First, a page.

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In the past year, the im­pact Me Too has had on the lives of Indige­nous women has been sub­ject to sparse de­bate – be­yond Mean­jin’s con­tro­ver­sial de­ci­sion to strike out its Tur­rbal lan­guage masthead in favour of “#MeToo” for a spe­cial edi­tion, seem­ingly with­out ref­er­ence to any Indige­nous women. The aware­ness raised about the harms of sex­ual vi­o­lence to­wards women by the move­ment has, of course, been in­valu­able, but its dom­i­nant pub­lic im­age has been one of non-Indige­nous women. Largely of white women. Orig­i­nally, this was a move­ment started by an African-Amer­i­can woman, Tarana Burke, whose work – more than a decade ago – es­tab­lished that this was over­whelm­ingly a vi­o­la­tion of black girls and their hu­man rights.

Burke was fol­low­ing in the foot­steps of women free­dom fighters, in­clud­ing Rosa Parks, whose in­ves­ti­ga­tion into the 1944 rape of Recy Taylor in Alabama re­sulted in the Mont­gomery bus boy­cott, which in turn pro­pelled Martin Luther King, Jr to promi­nence. Slav­ery in the United States had per­mit­ted the wide­spread sex­ual vi­o­la­tion and atroc­ity of African-Amer­i­can women and girls, and the civil rights move­ment was very much pre­cip­i­tated by en­demic rape of black women.

In Aus­tralia, and world­wide, rape and sex­ual vi­o­lence per­pe­trated against indige­nous women was a key tool of coloni­sa­tion, as was the per­pe­tra­tion of racist be­liefs and stereo­types that were deeply abu­sive of indige­nous women. As his­to­ri­ans Heather Goodall and Jackie Hug­gins de­scribed, “The pro­cesses of coloni­sa­tion across the con­ti­nent be­gan vi­o­lently with in­va­sion, mas­sacre and rape, and con­tinue to be violent since that time. Sex­ual abuse of Abo­rig­i­nal women and chil­dren by white men was a well-known out­come of such in­va­sion and in­deed was of­ten a weapon of war.”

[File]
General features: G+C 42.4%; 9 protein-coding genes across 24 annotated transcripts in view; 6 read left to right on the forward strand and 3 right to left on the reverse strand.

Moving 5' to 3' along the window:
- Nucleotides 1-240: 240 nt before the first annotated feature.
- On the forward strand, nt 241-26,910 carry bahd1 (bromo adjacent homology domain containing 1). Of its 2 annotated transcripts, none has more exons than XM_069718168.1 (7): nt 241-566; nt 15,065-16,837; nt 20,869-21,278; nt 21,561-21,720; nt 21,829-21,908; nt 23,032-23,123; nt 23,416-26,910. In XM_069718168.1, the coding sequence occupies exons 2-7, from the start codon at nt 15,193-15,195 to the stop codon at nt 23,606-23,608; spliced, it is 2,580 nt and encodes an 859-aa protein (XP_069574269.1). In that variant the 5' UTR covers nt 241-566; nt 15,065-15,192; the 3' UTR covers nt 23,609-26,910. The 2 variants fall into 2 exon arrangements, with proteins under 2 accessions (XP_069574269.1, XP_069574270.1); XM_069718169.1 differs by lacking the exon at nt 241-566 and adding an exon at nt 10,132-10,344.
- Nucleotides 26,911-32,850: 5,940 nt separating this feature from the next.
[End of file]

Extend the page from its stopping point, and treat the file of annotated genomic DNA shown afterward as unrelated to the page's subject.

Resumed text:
To­day, indige­nous women still face far higher lev­els of sex­ual vi­o­lence and abuse than their non­indige­nous coun­ter­parts. Ac­cord­ing to UN Women, one in ev­ery three indige­nous women and girls across the world will be a vic­tim of rape in her life­time. Nu­mer­ous gov­ern­ment inquiries in Aus­tralia, in­clud­ing the

“Lit­tle Chil­dren are Sa­cred” re­port in the North­ern Ter­ri­tory, have con­firmed that Indige­nous women and girls have also ex­pe­ri­enced high lev­els of gen­der vi­o­lence, in­clud­ing sex­ual vi­o­lence, at the hands of both Indige­nous and non-Indige­nous men. While the Com­mon­wealth en­acted an in­ter­ven­tion in the North­ern Ter­ri­tory, later con­demned by the United Nations as racial dis­crim­i­na­tion, it failed to prop­erly im­ple­ment key rec­om­men­da­tions of the “Lit­tle Chil­dren” in­quiry. As such, there is no ev­i­dence that sex­ual as­sault of women has de­clined in the North­ern Ter­ri­tory. The voices of Indige­nous women who speak out against sex­ual vi­o­lence con­tinue to be marginalised by gov­ern­ments, in­clud­ing by white women, who be­lieve it is their “right” to make de­ci­sions for Indige­nous women and fam­i­lies.